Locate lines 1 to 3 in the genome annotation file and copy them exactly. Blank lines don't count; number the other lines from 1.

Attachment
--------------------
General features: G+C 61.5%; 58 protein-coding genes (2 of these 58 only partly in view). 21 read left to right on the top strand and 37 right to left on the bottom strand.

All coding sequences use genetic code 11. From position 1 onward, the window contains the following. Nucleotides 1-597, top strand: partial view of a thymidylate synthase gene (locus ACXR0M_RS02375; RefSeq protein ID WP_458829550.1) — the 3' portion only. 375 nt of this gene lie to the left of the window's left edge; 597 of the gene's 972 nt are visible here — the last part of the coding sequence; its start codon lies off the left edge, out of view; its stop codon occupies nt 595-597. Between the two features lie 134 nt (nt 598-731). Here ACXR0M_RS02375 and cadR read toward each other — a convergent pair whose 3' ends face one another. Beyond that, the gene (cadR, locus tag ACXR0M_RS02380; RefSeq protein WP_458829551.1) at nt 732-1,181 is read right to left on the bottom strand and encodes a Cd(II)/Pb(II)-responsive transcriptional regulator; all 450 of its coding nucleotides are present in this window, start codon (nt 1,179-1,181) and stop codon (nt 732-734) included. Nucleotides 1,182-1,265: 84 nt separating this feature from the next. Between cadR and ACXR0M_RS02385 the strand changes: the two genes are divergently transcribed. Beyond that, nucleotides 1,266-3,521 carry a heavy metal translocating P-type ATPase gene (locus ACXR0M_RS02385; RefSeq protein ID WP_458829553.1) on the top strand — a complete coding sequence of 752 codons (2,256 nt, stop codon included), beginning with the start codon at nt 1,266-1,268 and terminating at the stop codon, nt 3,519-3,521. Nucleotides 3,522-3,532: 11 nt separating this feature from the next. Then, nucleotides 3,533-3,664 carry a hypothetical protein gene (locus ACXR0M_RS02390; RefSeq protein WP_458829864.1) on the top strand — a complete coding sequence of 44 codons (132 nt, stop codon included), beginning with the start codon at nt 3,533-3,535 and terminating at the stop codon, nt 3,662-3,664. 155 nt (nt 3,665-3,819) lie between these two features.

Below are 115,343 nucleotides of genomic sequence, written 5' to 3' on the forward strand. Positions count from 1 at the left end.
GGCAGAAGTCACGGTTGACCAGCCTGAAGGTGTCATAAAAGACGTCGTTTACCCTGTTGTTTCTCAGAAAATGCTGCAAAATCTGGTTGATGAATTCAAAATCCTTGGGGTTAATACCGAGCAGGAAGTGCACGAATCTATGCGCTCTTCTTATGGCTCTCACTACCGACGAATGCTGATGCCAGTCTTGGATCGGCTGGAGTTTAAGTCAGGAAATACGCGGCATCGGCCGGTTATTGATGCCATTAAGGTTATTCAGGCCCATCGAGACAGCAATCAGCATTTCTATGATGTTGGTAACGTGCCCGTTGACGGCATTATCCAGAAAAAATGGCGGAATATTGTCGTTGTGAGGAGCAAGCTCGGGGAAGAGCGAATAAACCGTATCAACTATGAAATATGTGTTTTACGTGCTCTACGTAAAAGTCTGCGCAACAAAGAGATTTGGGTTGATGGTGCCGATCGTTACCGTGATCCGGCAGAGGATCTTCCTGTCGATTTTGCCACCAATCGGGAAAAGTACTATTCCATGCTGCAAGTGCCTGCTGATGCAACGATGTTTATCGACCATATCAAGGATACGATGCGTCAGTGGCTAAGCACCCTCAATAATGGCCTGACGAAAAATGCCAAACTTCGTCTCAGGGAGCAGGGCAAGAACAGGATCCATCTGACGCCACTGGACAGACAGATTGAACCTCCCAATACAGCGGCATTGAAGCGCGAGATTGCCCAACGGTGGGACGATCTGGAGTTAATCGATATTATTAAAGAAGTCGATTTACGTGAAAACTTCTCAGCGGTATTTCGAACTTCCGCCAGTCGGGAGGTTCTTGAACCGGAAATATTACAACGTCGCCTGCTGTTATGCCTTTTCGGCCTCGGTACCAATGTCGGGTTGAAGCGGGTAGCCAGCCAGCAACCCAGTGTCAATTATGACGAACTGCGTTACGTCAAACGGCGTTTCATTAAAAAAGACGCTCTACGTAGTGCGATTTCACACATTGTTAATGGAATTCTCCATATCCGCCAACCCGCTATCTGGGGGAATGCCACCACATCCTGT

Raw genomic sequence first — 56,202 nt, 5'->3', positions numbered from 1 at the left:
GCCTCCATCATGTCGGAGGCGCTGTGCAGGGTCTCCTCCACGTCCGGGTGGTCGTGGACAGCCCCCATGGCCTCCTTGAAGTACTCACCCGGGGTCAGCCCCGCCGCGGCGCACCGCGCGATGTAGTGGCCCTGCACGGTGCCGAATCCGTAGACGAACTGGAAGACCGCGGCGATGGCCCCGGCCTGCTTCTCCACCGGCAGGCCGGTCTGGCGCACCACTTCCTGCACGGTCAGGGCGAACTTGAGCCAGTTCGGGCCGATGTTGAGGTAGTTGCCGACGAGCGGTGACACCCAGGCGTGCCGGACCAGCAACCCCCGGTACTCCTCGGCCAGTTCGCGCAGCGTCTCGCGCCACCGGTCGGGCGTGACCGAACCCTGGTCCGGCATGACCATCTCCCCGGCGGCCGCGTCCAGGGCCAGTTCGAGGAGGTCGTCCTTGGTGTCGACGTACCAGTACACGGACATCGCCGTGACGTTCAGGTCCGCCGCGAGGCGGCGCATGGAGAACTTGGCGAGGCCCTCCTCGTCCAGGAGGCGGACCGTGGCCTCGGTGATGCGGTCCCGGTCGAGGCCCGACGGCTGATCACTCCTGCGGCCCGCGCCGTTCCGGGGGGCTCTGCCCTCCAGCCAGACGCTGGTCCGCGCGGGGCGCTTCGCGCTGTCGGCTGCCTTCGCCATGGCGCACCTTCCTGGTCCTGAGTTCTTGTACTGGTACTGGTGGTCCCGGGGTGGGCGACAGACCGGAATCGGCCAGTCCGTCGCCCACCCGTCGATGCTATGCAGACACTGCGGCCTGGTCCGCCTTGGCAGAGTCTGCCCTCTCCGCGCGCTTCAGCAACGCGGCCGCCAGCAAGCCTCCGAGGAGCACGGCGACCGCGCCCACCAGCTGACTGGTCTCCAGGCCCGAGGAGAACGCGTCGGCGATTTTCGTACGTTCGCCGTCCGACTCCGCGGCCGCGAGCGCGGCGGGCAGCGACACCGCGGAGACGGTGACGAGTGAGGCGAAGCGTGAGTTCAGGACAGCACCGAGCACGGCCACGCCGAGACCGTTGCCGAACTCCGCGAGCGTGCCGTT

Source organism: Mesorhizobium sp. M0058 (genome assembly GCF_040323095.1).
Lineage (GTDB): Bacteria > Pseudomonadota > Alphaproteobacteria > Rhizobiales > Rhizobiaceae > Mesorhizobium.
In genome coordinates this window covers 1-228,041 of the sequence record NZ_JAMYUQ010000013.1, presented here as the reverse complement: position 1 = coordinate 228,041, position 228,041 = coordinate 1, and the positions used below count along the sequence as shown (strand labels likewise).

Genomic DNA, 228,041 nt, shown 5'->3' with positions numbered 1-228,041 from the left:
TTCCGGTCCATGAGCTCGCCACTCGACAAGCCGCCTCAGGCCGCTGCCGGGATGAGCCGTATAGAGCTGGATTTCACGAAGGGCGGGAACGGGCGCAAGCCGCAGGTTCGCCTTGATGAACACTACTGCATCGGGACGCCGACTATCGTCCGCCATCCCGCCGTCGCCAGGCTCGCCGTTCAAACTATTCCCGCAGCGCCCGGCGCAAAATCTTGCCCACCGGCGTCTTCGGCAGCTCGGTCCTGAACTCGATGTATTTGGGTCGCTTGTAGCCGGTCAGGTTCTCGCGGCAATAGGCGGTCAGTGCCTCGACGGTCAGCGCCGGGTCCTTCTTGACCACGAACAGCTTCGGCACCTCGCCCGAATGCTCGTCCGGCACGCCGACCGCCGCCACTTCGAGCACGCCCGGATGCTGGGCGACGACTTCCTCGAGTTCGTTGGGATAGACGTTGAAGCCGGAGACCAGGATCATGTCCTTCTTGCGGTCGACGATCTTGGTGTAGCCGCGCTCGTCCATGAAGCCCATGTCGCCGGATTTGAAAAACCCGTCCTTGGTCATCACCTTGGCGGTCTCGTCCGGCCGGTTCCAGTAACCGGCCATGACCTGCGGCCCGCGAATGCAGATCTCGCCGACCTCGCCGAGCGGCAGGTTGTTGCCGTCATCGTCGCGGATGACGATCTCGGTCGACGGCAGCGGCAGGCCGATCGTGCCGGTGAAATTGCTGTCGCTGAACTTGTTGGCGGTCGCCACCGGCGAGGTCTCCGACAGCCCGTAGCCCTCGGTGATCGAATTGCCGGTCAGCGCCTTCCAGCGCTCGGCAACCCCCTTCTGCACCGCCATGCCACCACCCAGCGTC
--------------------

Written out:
General features: G+C 61.5%; 58 protein-coding genes (2 of these 58 only partly in view). 21 read left to right on the top strand and 37 right to left on the bottom strand.

All coding sequences use genetic code 11. From position 1 onward, the window contains the following. Nucleotides 1-597, top strand: partial view of a thymidylate synthase gene (locus ACXR0M_RS02375; RefSeq protein ID WP_458829550.1) — the 3' portion only. 375 nt of this gene lie to the left of the window's left edge; 597 of the gene's 972 nt are visible here — the last part of the coding sequence; its start codon lies off the left edge, out of view; its stop codon occupies nt 595-597. Between the two features lie 134 nt (nt 598-731). Here ACXR0M_RS02375 and cadR read toward each other — a convergent pair whose 3' ends face one another. Beyond that, the gene (cadR, locus tag ACXR0M_RS02380; RefSeq protein WP_458829551.1) at nt 732-1,181 is read right to left on the bottom strand and encodes a Cd(II)/Pb(II)-responsive transcriptional regulator; all 450 of its coding nucleotides are present in this window, start codon (nt 1,179-1,181) and stop codon (nt 732-734) included. Nucleotides 1,182-1,265: 84 nt separating this feature from the next. Between cadR and ACXR0M_RS02385 the strand changes: the two genes are divergently transcribed. Beyond that, nucleotides 1,266-3,521 carry a heavy metal translocating P-type ATPase gene (locus ACXR0M_RS02385; RefSeq protein ID WP_458829553.1) on the top strand — a complete coding sequence of 752 codons (2,256 nt, stop codon included), beginning with the start codon at nt 1,266-1,268 and terminating at the stop codon, nt 3,519-3,521. Nucleotides 3,522-3,532: 11 nt separating this feature from the next. Then, nucleotides 3,533-3,664 carry a hypothetical protein gene (locus ACXR0M_RS02390; RefSeq protein WP_458829864.1) on the top strand — a complete coding sequence of 44 codons (132 nt, stop codon included), beginning with the start codon at nt 3,533-3,535 and terminating at the stop codon, nt 3,662-3,664. 155 nt (nt 3,665-3,819) lie between these two features.

Below are 115,343 nucleotides of genomic sequence, written 5' to 3' on the forward strand. Positions count from 1 at the left end.